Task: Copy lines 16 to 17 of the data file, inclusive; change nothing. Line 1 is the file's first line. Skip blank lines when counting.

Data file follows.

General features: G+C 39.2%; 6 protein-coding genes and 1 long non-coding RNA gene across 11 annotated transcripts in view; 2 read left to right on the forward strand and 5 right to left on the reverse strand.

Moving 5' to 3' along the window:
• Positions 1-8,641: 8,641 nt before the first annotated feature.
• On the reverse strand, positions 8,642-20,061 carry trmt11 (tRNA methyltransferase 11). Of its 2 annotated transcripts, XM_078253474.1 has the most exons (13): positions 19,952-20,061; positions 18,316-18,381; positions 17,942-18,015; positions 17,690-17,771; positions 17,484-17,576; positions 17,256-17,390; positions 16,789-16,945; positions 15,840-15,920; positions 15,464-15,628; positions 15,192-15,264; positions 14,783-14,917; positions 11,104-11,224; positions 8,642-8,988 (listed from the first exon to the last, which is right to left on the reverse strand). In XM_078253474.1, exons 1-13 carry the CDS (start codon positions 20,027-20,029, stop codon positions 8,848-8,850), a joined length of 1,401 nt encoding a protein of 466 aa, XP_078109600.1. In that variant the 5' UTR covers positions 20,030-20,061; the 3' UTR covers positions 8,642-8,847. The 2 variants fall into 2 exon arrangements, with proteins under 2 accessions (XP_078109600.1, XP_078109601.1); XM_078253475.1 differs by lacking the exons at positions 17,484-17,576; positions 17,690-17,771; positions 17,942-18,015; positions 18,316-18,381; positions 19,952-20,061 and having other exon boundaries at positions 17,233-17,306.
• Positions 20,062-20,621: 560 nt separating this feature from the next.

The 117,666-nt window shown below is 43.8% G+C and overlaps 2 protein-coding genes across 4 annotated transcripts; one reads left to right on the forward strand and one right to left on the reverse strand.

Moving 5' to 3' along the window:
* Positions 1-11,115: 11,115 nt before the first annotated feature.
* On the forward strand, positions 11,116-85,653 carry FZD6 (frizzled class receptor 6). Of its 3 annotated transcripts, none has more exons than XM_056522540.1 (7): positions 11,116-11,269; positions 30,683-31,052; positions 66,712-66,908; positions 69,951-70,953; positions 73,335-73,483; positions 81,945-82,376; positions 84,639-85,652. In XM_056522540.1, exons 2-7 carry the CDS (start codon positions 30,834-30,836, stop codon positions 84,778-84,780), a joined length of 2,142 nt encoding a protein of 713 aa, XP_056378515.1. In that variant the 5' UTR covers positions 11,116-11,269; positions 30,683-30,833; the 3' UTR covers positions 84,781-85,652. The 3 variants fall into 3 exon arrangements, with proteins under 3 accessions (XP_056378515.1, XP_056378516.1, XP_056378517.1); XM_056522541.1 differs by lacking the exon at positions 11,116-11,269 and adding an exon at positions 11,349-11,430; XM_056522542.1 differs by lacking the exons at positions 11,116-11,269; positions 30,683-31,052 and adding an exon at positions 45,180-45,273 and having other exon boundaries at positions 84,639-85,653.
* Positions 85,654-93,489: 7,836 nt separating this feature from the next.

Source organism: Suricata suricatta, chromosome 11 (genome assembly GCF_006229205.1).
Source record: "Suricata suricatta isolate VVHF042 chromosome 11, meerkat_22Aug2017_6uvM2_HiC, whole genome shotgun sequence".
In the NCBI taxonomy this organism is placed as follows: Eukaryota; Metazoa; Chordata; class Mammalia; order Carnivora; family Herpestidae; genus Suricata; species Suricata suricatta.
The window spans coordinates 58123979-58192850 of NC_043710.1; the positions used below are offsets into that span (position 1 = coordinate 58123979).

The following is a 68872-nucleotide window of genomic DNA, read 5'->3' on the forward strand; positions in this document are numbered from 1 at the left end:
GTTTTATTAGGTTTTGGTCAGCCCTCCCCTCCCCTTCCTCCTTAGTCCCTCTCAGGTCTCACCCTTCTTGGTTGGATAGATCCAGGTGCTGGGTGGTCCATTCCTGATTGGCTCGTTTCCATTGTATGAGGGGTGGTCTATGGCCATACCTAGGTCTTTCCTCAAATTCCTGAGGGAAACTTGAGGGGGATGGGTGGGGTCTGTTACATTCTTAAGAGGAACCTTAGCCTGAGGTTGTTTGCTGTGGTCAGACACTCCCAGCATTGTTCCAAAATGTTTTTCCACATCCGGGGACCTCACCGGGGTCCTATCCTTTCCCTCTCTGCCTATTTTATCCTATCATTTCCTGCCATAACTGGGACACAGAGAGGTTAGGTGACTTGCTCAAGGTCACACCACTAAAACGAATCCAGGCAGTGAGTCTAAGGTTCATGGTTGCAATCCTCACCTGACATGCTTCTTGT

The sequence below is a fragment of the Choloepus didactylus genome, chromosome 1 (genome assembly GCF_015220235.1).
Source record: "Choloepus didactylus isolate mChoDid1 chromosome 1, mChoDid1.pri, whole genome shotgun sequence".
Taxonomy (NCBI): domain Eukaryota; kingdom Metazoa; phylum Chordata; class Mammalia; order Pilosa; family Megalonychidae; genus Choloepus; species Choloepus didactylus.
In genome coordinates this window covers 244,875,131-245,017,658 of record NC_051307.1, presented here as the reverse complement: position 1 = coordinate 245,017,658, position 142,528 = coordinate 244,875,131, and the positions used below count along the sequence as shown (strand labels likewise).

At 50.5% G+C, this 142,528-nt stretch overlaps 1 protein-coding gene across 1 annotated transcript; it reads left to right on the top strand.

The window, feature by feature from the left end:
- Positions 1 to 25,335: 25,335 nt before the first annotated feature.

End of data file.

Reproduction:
GTTTTATTAGGTTTTGGTCAGCCCTCCCCTCCCCTTCCTCCTTAGTCCCTCTCAGGTCTCACCCTTCTTGGTTGGATAGATCCAGGTGCTGGGTGGTCCATTCCTGATTGGCTCGTTTCCATTGTATGAGGGGTGGTCTATGGCCATACCTAGGTCTTTCCTCAAATTCCTGAGGGAAACTTGAGGGGGATGGGTGGGGTCTGTTACATTCTTAAGAGGAACCTTAGCCTGAGGTTGTTTGCTGTGGTCAGACACTCCCAGCATTGTTCCAAAATGTTTTTCCACATCCGGGGACCTCACCGGGGTCCTATCCTTTCCCTCTCTGCCTATTTTATCCTATCATTTCCTGCCATAACTGGGACACAGAGAGGTTAGGTGACTTGCTCAAGGTCACACCACTAAAACGAATCCAGGCAGTGAGTCTAAGGTTCATGGTTGCAATCCTCACCTGACATGCTTCTTGT

The sequence below is a fragment of the Choloepus didactylus genome, chromosome 1 (genome assembly GCF_015220235.1).